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Amanda Bynes involuntary commitmentThe lives of child actors often become cautionary tales about the fleeting nature of fame and fortune. Amanda Bynes, once the star of Nickelodeon’s “All That,” has a story that is not unlike many that came before her, but in some ways, hers may be the most troubling case of all.

In October, doctors at a Pasadena hospital placed the 28-year-old Bynes under an involuntary 72-hour psychiatric hold after a series of strange claims she posted on her Twitter account. In one message, she stated that a surgically implanted microchip in her brain caused her to make false allegations that her father physically and sexually abused her as a child.

In the age of social media, the very public nature of Bynes’ apparent decline in mental health has put a spotlight on California’s laws concerning the process of involuntarily committing a person to treatment and care for mental illness.

Involuntary Commitment (California Welfare and Institutions Code Section 5150)

You may have heard the number “5150” used as shorthand to describe someone who has a mental illness. The number refers to California Welfare and Institutions Code Section 5150, which was created in 1972 by the Lanterman-Petris-Short Act. The law allows peace officers, doctors, registered nurses, and certain other authorized individuals to declare, upon probable cause, that a person is a danger to others, or to himself or herself, or that the person is gravely disabled as a result of a mental health disorder. Under this statute, “gravely disabled” means that the person is not dangerous, but is presently unable to provide for his or her basic needs for food, clothing, or shelter because of a mental disorder.1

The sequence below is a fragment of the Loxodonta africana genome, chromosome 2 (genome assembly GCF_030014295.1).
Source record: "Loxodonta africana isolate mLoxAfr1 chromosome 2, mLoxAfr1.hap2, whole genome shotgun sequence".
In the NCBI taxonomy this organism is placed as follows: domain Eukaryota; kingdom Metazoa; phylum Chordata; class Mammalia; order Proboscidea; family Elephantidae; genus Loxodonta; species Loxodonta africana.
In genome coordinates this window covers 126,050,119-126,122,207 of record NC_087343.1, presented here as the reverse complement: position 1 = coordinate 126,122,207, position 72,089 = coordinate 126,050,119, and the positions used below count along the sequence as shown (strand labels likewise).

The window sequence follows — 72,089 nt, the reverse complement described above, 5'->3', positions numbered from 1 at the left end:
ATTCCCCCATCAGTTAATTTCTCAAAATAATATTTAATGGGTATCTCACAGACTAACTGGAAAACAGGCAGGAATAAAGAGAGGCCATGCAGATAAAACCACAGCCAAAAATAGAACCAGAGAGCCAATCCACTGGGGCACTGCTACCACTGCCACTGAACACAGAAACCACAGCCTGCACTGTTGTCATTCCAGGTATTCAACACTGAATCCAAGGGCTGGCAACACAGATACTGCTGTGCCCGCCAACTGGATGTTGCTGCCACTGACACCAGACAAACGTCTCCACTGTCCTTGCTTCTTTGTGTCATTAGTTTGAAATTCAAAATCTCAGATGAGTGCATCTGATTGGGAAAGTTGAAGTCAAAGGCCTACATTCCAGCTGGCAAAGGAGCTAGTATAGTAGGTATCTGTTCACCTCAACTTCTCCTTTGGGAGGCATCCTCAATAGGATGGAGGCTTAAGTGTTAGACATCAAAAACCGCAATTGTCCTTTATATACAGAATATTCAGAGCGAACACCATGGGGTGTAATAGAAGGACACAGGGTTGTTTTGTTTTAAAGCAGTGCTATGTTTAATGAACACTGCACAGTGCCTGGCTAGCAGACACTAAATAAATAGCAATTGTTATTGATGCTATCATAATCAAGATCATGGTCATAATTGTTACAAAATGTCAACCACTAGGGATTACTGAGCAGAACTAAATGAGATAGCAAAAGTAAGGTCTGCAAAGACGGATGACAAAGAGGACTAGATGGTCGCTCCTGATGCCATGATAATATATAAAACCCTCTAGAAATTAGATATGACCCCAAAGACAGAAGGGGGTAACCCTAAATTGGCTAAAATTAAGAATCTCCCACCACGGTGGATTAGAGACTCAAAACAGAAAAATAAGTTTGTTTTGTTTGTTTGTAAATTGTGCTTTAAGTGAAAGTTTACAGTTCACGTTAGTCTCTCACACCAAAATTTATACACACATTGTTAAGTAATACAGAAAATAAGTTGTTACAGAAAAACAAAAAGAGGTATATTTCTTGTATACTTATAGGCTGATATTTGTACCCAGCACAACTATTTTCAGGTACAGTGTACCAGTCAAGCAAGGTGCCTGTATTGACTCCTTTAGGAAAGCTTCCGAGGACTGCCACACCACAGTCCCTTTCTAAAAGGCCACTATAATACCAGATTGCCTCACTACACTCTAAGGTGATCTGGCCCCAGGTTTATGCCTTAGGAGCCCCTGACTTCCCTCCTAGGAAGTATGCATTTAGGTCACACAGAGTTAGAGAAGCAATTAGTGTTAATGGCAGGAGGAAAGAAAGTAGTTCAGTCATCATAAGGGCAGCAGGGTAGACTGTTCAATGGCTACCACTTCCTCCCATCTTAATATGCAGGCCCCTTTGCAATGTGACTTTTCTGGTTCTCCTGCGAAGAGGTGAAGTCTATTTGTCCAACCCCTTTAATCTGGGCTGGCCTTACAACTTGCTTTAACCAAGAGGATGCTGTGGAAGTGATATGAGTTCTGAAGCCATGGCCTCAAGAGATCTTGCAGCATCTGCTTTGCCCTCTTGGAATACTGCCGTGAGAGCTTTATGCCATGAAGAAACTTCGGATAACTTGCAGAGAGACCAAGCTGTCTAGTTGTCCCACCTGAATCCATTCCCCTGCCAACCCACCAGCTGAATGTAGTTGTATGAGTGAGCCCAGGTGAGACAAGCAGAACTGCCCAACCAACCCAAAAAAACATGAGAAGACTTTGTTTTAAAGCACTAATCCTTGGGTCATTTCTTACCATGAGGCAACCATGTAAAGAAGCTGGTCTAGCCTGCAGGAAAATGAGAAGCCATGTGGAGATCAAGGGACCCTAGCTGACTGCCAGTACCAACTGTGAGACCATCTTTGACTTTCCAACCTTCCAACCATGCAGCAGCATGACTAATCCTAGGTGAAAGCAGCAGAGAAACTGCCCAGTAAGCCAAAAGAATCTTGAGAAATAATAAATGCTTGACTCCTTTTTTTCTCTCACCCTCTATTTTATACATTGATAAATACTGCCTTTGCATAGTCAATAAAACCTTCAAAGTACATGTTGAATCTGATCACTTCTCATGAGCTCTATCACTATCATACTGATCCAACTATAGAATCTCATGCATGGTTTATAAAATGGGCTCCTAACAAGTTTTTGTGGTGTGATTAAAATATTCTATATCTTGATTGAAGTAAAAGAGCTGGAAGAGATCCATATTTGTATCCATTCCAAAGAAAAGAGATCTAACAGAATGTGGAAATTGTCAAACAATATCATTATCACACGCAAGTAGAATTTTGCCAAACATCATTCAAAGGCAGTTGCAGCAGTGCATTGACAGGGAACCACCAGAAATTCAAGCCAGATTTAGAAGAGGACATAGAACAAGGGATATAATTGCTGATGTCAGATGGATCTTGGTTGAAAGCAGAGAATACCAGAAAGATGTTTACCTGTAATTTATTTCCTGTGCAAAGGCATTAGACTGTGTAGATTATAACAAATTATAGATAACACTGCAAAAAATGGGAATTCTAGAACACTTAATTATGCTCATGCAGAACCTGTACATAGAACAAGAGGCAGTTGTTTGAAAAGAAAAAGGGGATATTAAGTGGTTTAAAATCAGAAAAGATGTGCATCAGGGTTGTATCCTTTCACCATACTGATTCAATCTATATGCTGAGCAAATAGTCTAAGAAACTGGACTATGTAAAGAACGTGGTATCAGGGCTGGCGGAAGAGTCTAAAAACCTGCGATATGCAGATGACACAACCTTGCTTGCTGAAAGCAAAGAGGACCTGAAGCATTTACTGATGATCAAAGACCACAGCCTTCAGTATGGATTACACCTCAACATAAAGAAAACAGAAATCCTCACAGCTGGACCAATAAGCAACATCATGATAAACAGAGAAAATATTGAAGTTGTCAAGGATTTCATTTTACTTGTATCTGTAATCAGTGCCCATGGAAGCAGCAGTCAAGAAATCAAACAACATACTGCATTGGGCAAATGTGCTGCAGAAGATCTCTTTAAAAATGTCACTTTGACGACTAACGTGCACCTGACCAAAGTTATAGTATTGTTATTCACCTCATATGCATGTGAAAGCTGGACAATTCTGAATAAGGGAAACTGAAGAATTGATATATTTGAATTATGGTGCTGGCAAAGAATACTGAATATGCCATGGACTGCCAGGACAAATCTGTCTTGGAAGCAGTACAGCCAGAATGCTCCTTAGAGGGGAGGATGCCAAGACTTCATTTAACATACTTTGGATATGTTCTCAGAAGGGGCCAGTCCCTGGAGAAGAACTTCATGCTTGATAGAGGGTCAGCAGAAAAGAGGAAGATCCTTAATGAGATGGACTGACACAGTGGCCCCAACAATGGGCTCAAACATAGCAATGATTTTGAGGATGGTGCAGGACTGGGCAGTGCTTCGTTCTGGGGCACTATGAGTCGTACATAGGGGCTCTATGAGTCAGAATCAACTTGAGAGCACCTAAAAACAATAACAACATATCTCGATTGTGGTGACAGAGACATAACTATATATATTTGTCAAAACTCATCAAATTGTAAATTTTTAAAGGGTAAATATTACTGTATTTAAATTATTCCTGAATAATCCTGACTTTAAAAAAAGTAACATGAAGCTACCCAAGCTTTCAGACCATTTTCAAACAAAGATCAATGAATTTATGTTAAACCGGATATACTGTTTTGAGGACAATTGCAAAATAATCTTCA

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After a night at the bar with your friend, your friend realizes he is too intoxicated to drive you home. Your driver’s license has been revoked, but you think “what’s the harm?” and decide to drive his car home.

On the way, you swerve off the road and hit a guardrail. Your friend dies as a result from his injuries. What happens next for you? Here is a look at the potential charges you could face for driving with a revoked license or while your license is suspended and causing a fatal accident.

Driving With a Suspended or Revoked License (California Vehicle Code Section 14601)

There are various reasons why your license could be suspended or revoked by the DMV, including:

  • Driving on Suspended LicenseDUI arrest or conviction
  • Outstanding warrant
  • Too many “points” on license due to traffic violations
  • Medical issues
  • No car insurance
  • Failure to pay child support
  • Vandalism
  • Possession of a controlled substance
  • Failure to file a report with the DMV after an accident
  • Failure to pay a civil judgment related to an automobile accident